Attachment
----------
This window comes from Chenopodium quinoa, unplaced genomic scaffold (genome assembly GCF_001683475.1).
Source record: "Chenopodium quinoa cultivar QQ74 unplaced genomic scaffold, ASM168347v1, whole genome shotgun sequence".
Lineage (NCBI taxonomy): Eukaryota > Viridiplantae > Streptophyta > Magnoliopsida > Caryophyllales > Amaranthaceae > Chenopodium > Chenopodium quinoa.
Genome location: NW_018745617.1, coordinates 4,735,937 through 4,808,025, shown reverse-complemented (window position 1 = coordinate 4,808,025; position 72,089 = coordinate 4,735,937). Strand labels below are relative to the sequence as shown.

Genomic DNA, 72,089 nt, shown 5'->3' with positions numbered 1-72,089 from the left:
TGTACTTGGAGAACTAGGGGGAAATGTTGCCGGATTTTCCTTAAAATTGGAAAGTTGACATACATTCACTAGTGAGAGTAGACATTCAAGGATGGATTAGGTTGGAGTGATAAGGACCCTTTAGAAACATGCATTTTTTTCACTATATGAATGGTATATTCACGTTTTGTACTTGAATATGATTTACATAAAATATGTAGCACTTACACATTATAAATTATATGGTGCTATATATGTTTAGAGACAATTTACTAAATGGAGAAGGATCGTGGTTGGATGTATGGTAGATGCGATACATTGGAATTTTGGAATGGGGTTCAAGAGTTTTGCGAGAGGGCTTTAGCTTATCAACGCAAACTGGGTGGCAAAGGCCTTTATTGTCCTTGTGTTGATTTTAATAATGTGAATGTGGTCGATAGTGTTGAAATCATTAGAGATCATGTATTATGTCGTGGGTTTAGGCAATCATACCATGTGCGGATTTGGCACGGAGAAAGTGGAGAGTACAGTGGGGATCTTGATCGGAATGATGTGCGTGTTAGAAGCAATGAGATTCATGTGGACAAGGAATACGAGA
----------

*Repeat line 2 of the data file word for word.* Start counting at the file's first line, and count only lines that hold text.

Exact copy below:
Source record: "Chenopodium quinoa cultivar QQ74 unplaced genomic scaffold, ASM168347v1, whole genome shotgun sequence".